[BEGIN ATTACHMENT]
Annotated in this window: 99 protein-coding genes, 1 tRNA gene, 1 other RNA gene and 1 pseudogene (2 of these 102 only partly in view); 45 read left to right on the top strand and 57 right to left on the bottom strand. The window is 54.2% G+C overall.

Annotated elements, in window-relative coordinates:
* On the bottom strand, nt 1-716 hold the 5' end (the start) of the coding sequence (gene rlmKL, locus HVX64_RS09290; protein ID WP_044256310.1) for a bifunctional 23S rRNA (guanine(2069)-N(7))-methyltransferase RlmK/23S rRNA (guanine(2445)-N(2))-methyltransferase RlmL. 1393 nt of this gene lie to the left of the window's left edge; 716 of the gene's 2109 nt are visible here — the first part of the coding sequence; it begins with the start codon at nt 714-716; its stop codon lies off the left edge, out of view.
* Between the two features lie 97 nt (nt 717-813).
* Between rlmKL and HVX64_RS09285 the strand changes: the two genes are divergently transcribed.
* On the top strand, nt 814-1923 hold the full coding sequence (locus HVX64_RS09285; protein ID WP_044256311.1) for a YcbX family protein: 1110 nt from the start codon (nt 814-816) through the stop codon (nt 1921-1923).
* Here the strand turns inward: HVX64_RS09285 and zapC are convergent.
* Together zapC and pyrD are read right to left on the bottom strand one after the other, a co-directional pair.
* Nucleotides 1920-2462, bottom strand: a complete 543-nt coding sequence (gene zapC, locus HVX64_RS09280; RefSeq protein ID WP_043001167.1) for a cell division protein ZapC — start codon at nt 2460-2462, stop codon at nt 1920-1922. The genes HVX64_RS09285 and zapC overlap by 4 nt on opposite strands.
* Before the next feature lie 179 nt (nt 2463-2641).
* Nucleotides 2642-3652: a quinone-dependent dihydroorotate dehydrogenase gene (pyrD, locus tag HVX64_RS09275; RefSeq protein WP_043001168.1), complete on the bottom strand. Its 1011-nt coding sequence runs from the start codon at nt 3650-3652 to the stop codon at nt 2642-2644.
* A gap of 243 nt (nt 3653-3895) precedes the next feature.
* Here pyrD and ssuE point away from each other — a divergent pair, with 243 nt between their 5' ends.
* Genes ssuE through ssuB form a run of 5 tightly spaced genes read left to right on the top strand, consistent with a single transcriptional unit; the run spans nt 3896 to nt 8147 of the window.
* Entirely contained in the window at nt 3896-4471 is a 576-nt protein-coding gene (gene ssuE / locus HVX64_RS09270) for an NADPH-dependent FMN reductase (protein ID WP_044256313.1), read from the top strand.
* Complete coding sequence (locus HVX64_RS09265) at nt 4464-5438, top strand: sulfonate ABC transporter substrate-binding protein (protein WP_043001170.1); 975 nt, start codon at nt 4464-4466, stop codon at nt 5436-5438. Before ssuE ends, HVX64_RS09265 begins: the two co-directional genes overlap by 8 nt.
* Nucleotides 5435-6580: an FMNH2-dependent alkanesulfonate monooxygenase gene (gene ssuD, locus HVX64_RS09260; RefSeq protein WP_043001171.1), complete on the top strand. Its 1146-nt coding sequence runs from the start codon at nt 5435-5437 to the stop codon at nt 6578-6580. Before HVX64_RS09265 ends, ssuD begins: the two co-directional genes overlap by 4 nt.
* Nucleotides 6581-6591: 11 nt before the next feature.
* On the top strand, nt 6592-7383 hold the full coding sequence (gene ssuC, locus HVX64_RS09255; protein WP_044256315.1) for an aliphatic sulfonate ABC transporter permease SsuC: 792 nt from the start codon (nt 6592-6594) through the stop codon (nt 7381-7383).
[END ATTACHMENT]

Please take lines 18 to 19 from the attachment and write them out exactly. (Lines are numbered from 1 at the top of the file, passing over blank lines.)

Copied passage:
* Nucleotides 6581-6591: 11 nt before the next feature.
* On the top strand, nt 6592-7383 hold the full coding sequence (gene ssuC, locus HVX64_RS09255; protein WP_044256315.1) for an aliphatic sulfonate ABC transporter permease SsuC: 792 nt from the start codon (nt 6592-6594) through the stop codon (nt 7381-7383).